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1 Feb 2013

Sahara Force India have become a ubiquitous mid field runner in F1 and have always started their campaign with a solid base car.

The VJM05 was built on a solid base with the teams initial car utilizing an exhaust position more suited to extracting power. Like most of the field in 2012 the team quickly converted on the McLaren style exhaust positioned lower down using the Coanda effect to manipulate airflow over and around the Sidepods.

2013 Sahara Force India VJM06

As with all the launch cars we see the front wing is simply a placeholder and a more refined version will likely be found on the car in Melbourne if not during testing.

Unlike Lotus and McLaren who launched before Force India they have shown their hand in terms of under nose turning vanes

The nose itself features a vanity panel covering the aerodynamic deficencies the step creates, Andrew Green the teams Technical Director commented that this allowed them to push things further without fear of further inbalancing the airflow on top of the car.  The nose also returns to a feature used on the VJM03 & 04 sporting a pronounced underbelly.  This is used to influence the airflow approaching the sidepods, furthermore the team have a wider nose which slims toward the bulkhead with a small vein on either side further influencing the airflow.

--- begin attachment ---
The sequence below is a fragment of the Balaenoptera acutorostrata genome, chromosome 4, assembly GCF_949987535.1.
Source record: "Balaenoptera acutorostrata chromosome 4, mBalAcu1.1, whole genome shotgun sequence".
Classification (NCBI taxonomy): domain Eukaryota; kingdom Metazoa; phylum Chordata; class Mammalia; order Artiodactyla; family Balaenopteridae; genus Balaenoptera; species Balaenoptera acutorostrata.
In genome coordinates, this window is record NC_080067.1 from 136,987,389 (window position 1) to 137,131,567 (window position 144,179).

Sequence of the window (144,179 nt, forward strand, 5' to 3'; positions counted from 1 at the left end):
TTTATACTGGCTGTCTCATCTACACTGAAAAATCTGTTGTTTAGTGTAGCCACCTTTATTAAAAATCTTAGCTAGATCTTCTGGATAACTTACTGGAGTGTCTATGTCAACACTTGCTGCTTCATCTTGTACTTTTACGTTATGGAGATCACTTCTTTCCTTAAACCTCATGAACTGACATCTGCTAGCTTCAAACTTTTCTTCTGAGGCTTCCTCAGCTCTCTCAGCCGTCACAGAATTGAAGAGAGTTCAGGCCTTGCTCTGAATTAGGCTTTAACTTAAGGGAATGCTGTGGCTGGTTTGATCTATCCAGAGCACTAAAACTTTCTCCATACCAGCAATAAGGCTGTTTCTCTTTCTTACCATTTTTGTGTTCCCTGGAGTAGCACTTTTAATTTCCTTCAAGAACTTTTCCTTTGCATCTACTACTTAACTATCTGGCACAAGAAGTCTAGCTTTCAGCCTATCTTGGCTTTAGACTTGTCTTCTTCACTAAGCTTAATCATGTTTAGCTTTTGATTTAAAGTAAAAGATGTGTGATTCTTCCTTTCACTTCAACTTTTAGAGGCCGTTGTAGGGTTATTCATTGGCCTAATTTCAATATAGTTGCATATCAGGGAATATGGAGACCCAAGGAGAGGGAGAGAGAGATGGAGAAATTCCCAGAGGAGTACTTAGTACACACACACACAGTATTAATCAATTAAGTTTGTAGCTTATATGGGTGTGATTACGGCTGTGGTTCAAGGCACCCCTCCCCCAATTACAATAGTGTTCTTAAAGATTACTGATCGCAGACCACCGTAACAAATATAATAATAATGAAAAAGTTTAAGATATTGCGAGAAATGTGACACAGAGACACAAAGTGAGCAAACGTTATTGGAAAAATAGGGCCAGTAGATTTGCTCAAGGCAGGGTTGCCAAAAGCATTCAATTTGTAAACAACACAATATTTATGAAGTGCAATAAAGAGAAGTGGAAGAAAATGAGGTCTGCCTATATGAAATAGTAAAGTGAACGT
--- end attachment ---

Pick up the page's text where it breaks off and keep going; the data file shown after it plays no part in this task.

On top of the Sidepod we see the Vortex Generators we saw adorn plenty of the 2012 machines whilst to the Side the team showed their twin element airflow conditioners.  The Sidepods undercut is accompanied by a section of raised floor at its edge to further turn the air.

Andrew Green explained that the car features an entirely new tub and roll over over hoop allowing the team to find additional performance rather than simply transferring the same design from the VJM05.

As we can see the launch car features the McLaren-esque 'Coanda' exhaust with a couple of airflow ejectors just aft of the exhaust channel.  Just ahead of the tyres we also find the team utilsing slots which aid in removing tyre squirt.

Force India like McLaren yesterday have taken the opportunity to raise the lower wishbone and incorporate the halfshaft, shrouding it from the influence the rotating shaft has on the aerodynamics.  I have talked about Adrian Newey's adoption of this since the ruleset came in, in 09 in various forms but it would appear that a large percentage of the field are now following suit.  The image above also affords is chance to see that Force India have now adopted a resonator chamber in order both smooth power delivery and aerodynamic influence.

As we can see from the rear shot above the team have retained the forward hole in the Rear Wing Endplates that also adorned the Williams FW34 and Marussia MR-01.

The most interesting feature for me however was the Monkey Seat which although itself is fairly innocuous aft of it the team have used it's union with the Beam Wing to add additional appendages creating many more layers to airflow in that region.  The shaping of the section behind the Monkey Seat follows the same patterns as the appendage in front and so will help to pull the airflow through.  This is of course all sits on top of the Beam Wing which has also seen suitable styling arced over the crash structure.


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